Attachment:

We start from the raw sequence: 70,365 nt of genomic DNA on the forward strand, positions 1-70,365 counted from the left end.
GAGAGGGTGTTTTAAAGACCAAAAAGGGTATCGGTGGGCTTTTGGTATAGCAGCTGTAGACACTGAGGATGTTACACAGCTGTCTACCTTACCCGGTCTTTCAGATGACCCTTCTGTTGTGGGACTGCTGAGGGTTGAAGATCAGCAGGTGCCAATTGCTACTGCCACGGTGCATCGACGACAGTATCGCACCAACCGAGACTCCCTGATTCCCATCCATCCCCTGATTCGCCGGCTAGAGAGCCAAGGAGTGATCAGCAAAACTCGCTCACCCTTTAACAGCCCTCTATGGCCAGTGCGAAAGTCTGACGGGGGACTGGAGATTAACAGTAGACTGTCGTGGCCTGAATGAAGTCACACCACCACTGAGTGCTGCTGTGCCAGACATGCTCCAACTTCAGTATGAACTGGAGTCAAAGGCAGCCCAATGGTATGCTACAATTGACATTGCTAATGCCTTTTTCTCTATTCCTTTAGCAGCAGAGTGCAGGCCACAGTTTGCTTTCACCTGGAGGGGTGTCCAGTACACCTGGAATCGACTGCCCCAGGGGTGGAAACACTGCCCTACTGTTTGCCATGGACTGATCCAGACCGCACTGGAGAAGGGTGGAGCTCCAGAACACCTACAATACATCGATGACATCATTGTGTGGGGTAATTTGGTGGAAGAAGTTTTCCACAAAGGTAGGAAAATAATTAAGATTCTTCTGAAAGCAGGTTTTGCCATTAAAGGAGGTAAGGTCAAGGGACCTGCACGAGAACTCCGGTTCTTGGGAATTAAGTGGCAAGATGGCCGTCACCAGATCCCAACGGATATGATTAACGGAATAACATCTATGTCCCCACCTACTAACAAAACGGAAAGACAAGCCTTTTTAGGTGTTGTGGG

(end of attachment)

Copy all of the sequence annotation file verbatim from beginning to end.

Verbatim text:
We start from the raw sequence: 70,365 nt of genomic DNA on the forward strand, positions 1-70,365 counted from the left end.
GAGAGGGTGTTTTAAAGACCAAAAAGGGTATCGGTGGGCTTTTGGTATAGCAGCTGTAGACACTGAGGATGTTACACAGCTGTCTACCTTACCCGGTCTTTCAGATGACCCTTCTGTTGTGGGACTGCTGAGGGTTGAAGATCAGCAGGTGCCAATTGCTACTGCCACGGTGCATCGACGACAGTATCGCACCAACCGAGACTCCCTGATTCCCATCCATCCCCTGATTCGCCGGCTAGAGAGCCAAGGAGTGATCAGCAAAACTCGCTCACCCTTTAACAGCCCTCTATGGCCAGTGCGAAAGTCTGACGGGGGACTGGAGATTAACAGTAGACTGTCGTGGCCTGAATGAAGTCACACCACCACTGAGTGCTGCTGTGCCAGACATGCTCCAACTTCAGTATGAACTGGAGTCAAAGGCAGCCCAATGGTATGCTACAATTGACATTGCTAATGCCTTTTTCTCTATTCCTTTAGCAGCAGAGTGCAGGCCACAGTTTGCTTTCACCTGGAGGGGTGTCCAGTACACCTGGAATCGACTGCCCCAGGGGTGGAAACACTGCCCTACTGTTTGCCATGGACTGATCCAGACCGCACTGGAGAAGGGTGGAGCTCCAGAACACCTACAATACATCGATGACATCATTGTGTGGGGTAATTTGGTGGAAGAAGTTTTCCACAAAGGTAGGAAAATAATTAAGATTCTTCTGAAAGCAGGTTTTGCCATTAAAGGAGGTAAGGTCAAGGGACCTGCACGAGAACTCCGGTTCTTGGGAATTAAGTGGCAAGATGGCCGTCACCAGATCCCAACGGATATGATTAACGGAATAACATCTATGTCCCCACCTACTAACAAAACGGAAAGACAAGCCTTTTTAGGTGTTGTGGG